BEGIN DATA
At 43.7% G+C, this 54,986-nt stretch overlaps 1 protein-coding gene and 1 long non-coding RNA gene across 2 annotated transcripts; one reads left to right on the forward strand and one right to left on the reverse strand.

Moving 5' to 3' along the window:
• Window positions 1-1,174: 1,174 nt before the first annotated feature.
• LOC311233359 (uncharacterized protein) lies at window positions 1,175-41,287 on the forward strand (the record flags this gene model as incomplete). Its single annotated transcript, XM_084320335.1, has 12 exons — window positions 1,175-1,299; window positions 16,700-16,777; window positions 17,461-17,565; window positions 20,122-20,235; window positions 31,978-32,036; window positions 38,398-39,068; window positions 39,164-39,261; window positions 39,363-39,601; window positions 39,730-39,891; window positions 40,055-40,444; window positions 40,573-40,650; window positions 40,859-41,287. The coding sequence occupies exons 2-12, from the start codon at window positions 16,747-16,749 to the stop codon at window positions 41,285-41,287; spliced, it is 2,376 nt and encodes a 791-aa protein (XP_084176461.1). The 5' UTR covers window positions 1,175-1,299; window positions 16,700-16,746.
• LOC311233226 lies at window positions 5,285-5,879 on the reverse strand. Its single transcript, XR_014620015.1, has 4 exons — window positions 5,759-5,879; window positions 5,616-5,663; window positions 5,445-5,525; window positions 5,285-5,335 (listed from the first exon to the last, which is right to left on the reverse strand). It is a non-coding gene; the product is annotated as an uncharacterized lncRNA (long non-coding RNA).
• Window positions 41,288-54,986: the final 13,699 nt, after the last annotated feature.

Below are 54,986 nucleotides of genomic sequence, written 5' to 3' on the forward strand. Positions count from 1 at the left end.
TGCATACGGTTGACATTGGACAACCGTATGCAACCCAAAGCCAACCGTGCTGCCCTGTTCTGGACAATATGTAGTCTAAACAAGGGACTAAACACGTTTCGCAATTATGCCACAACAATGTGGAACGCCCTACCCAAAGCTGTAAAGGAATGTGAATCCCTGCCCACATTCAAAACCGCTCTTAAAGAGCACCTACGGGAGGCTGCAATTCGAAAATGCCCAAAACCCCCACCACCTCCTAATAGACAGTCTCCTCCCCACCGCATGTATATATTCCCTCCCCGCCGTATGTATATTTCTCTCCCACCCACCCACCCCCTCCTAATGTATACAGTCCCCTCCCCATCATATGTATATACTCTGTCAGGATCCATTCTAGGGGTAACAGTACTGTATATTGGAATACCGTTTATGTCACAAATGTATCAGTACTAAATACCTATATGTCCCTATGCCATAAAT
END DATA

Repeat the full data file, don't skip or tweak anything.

At 43.7% G+C, this 54,986-nt stretch overlaps 1 protein-coding gene and 1 long non-coding RNA gene across 2 annotated transcripts; one reads left to right on the forward strand and one right to left on the reverse strand.

Moving 5' to 3' along the window:
• Window positions 1-1,174: 1,174 nt before the first annotated feature.
• LOC311233359 (uncharacterized protein) lies at window positions 1,175-41,287 on the forward strand (the record flags this gene model as incomplete). Its single annotated transcript, XM_084320335.1, has 12 exons — window positions 1,175-1,299; window positions 16,700-16,777; window positions 17,461-17,565; window positions 20,122-20,235; window positions 31,978-32,036; window positions 38,398-39,068; window positions 39,164-39,261; window positions 39,363-39,601; window positions 39,730-39,891; window positions 40,055-40,444; window positions 40,573-40,650; window positions 40,859-41,287. The coding sequence occupies exons 2-12, from the start codon at window positions 16,747-16,749 to the stop codon at window positions 41,285-41,287; spliced, it is 2,376 nt and encodes a 791-aa protein (XP_084176461.1). The 5' UTR covers window positions 1,175-1,299; window positions 16,700-16,746.
• LOC311233226 lies at window positions 5,285-5,879 on the reverse strand. Its single transcript, XR_014620015.1, has 4 exons — window positions 5,759-5,879; window positions 5,616-5,663; window positions 5,445-5,525; window positions 5,285-5,335 (listed from the first exon to the last, which is right to left on the reverse strand). It is a non-coding gene; the product is annotated as an uncharacterized lncRNA (long non-coding RNA).
• Window positions 41,288-54,986: the final 13,699 nt, after the last annotated feature.

Below are 54,986 nucleotides of genomic sequence, written 5' to 3' on the forward strand. Positions count from 1 at the left end.
TGCATACGGTTGACATTGGACAACCGTATGCAACCCAAAGCCAACCGTGCTGCCCTGTTCTGGACAATATGTAGTCTAAACAAGGGACTAAACACGTTTCGCAATTATGCCACAACAATGTGGAACGCCCTACCCAAAGCTGTAAAGGAATGTGAATCCCTGCCCACATTCAAAACCGCTCTTAAAGAGCACCTACGGGAGGCTGCAATTCGAAAATGCCCAAAACCCCCACCACCTCCTAATAGACAGTCTCCTCCCCACCGCATGTATATATTCCCTCCCCGCCGTATGTATATTTCTCTCCCACCCACCCACCCCCTCCTAATGTATACAGTCCCCTCCCCATCATATGTATATACTCTGTCAGGATCCATTCTAGGGGTAACAGTACTGTATATTGGAATACCGTTTATGTCACAAATGTATCAGTACTAAATACCTATATGTCCCTATGCCATAAAT